Slow start to syrup season; maple producers hold out hope
SHELBURNE — By this time most years, Chip Hager would have boiled a dozen batches of maple sap down to syrup.
This is not most years.
“We’ve only boiled twice this year,” Hager said Saturday. “Usually, we’d start on the first of March, and boil every other day.”
The thick snow pack and frigid temperatures have made for a late start to sugaring season this year.
“I don’t think we’ve had a season yet,” Hager said. “I’m hoping we get a little bit of spring between winter and summer. Once it gets to a certain point, though, it’s just going to turn warm, like it or not.”
Maple sap runs best when it gets below freezing overnight and hits the mid-40s during the day.
“We started March 17 this year,” Hager continued. “It’s going on the latest we’ve ever started. The winter has really held on.”
Although last year got off to a late start, with Hager running his first boil on March 13, he said it finished strong.
The late start and small yields haven’t hurt demand. In fact, Hager said, a bad sugaring season usually translates to good sales.
“When we’re having a poor season and word gets out, it makes the demand rise,” Hager said.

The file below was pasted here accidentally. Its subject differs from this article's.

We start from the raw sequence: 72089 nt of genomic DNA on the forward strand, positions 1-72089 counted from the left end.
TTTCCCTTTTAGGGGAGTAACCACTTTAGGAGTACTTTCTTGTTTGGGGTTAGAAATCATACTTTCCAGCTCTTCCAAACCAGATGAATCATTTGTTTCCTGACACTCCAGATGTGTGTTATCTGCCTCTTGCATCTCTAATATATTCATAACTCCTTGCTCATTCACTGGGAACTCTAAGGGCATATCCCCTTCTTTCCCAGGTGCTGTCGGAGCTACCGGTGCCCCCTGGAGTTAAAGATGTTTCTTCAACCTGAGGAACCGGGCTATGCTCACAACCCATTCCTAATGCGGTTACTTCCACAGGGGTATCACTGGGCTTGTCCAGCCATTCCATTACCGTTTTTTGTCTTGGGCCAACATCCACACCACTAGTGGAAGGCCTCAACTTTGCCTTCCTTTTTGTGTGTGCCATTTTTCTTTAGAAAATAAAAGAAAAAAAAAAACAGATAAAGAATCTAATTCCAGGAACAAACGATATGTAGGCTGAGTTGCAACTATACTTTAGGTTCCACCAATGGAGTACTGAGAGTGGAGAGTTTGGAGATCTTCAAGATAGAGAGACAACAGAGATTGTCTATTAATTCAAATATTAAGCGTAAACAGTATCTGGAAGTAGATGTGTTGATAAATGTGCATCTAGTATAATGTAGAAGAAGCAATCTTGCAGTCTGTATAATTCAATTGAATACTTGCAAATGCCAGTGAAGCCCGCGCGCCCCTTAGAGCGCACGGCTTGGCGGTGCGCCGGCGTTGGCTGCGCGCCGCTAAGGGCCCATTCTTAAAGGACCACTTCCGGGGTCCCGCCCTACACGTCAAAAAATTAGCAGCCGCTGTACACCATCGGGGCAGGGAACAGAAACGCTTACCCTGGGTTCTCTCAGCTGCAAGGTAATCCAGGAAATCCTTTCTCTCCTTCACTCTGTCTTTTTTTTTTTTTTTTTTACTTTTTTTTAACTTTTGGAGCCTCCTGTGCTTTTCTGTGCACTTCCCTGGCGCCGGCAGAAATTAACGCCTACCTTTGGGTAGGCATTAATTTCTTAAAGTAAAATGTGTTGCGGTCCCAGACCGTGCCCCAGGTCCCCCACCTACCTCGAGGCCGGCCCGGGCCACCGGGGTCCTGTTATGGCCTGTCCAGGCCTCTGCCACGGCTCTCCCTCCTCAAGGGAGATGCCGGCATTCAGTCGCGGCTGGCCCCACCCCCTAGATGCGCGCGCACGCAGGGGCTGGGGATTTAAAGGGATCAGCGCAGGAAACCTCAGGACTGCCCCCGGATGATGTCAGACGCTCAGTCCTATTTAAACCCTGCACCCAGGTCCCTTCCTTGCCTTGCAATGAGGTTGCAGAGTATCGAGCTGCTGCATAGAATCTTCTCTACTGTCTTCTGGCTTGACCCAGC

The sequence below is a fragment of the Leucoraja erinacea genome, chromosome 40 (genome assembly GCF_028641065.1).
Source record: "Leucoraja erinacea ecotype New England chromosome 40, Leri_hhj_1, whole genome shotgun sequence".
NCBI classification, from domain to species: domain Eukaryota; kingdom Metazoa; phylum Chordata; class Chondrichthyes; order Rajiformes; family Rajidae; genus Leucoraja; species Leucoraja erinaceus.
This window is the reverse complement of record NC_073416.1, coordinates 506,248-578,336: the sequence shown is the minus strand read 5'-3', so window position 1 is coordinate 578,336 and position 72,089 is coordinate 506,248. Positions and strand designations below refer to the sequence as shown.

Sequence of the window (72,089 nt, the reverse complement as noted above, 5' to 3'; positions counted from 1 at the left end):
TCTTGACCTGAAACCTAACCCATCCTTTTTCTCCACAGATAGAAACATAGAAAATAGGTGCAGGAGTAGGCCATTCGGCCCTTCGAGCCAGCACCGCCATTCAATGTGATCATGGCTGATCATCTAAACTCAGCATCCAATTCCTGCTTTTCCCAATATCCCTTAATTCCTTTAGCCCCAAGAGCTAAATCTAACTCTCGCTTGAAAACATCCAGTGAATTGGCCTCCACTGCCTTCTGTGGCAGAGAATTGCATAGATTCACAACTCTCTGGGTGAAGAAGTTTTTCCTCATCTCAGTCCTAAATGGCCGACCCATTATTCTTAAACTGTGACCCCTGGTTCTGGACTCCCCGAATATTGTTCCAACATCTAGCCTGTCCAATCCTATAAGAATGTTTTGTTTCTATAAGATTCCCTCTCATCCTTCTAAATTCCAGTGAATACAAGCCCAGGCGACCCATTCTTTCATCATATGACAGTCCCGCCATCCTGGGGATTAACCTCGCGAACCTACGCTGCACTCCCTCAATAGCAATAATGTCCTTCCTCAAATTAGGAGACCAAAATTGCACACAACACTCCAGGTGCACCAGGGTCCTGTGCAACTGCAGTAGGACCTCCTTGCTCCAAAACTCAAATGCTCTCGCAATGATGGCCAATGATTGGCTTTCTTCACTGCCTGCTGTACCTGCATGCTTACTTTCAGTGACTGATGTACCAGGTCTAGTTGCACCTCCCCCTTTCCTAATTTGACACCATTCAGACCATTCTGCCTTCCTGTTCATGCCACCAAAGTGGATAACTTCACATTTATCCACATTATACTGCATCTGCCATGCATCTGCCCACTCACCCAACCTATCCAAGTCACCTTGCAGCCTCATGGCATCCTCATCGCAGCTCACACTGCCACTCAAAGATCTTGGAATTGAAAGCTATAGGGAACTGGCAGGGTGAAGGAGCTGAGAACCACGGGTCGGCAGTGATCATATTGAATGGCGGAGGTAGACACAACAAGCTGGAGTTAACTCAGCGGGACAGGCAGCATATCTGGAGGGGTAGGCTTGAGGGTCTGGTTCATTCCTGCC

He certainly had no problem selling the sweet stuff Saturday. By mid-afternoon, Hager’s Farm Market’s Mohawk Trail parking lot was full, with cars lined up along the roadside to get Hager’s famous fried dough, topped with maple cream.
The snow has made it hard for many maple producers to even tap some of their trees.
“The snow’s been so deep, we can only get to some of the trees on snowshoes, and that’s no fun,” said Warren Facey, of Bree-Z-Knoll Farm in Leyden
“I haven’t even gotten my pan lit yet,” Facey said. “It’s been a terribly slow season.”
Jim Graves of Shelburne squirreled away 800 gallons of maple sap so he’d have enough to boil for Saturday’s Maple Day event.
“Last year, this week was my first boil,” Graves said. “This year, I started (last) Monday and made 13 gallons of syrup.”
Graves has about 600 taps, though he used to have many more. Past president of the Massachusetts Maple Producers Association, Graves used to set out 3,200 or more taps and produce 800 gallons of syrup each year. A truck accident a few years back left him badly injured, and he decided to step it back a notch.
Though his sugarhouse is tucked away in the hills of Shelburne, Graves said people used to come from Boston and beyond for his family’s syrup. Many of them, he said, would stick around, and his mother would end up feeding them.